Following up Yahoo and Apple on Monday, Intel has some mergers and acquisitions news to wrap up before the year is done too.
The processor giant buying Hacker League, a private organization that plans and organizes hackathons. Examples of previous events have not been limited to enterprise customers either.
Intel executives last month began to lay out the company's strategy around the Internet of Things, including growing its new family of Quark chips and extending the capabilities in some of its Atom products.
Now the giant chip maker is creating a new business unit specifically aimed at the Internet of Things (IoT). The IoT Solutions Group will bring together Intel's Intelligent Systems Group and Wind River software business and will address all elements of the burgeoning IoT space, from hardware and software to services, according to the company.
Intel’s Galileo open-source computer for the hacker and do-it-yourself crowd can now be ordered for $69.90, and is scheduled to ship at the end of November.
The Galileo computer is an unenclosed circuit board that’s a little larger than a credit card, and uses Intel’s extremely low-power Quark processor. The board is a competitor to the popular $25 Raspberry Pi open-source PC, and is targeted at the community of makers and enthusiasts who make computing devices ranging from robots and health monitors to home media centers and PCs.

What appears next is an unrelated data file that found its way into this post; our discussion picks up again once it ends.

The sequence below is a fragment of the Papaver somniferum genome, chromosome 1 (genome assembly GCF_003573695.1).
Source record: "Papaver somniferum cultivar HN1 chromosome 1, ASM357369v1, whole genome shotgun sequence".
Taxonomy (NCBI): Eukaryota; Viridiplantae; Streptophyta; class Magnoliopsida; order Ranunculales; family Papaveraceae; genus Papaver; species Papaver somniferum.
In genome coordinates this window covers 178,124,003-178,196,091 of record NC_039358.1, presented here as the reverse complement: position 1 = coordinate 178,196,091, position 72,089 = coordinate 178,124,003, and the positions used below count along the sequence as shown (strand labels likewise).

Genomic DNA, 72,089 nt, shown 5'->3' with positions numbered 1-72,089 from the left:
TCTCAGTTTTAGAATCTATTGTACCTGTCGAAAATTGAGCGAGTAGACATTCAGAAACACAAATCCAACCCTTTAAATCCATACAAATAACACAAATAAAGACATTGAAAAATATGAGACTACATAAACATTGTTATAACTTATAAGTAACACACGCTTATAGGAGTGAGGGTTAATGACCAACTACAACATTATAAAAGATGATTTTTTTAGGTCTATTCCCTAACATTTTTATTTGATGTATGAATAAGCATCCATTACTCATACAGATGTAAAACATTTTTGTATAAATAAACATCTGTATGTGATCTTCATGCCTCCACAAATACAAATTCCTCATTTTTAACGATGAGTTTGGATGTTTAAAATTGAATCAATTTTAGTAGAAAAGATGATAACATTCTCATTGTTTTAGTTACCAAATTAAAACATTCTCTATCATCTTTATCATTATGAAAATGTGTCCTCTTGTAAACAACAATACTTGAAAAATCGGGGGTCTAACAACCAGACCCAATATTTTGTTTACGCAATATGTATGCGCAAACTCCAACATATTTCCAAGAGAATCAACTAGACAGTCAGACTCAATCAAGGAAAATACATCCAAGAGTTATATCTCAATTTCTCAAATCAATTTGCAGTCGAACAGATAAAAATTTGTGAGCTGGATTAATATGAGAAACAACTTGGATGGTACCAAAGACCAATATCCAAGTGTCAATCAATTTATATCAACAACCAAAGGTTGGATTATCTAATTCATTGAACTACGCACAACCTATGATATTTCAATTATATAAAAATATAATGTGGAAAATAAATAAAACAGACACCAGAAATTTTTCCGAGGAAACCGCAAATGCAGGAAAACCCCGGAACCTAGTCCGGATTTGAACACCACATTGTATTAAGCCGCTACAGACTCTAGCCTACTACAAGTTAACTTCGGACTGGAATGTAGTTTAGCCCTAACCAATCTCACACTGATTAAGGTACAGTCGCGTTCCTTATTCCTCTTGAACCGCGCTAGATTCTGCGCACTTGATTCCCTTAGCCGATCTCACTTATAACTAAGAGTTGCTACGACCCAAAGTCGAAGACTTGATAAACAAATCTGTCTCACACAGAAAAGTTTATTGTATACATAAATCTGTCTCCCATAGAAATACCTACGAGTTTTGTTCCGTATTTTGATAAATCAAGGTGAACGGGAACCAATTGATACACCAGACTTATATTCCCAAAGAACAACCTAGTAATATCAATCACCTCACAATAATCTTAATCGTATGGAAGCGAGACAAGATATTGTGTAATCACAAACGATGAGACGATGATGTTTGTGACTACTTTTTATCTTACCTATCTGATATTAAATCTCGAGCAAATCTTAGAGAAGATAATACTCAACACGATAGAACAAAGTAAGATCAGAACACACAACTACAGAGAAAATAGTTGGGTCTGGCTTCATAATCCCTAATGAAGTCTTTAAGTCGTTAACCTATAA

Intel has announced its Atom C2000 family of server system on chip (SoC) processors, formerly known as Avoton, which target the relatively new but growing microserver segment of the industry.
The 22nm SoCs are the successor to the Atom S1200 Centerton chips and Intel claims they offer a substantial performance boost, fitting in up to eight Silvermont cores and running at higher clock speeds of up to 2.4GHz while operating in a power envelope between 6W and 20W.
An optical interconnect introduced by Intel on Wednesday may someday slim down cabling throughout data centers if the company can get enough vendors to mass-produce it.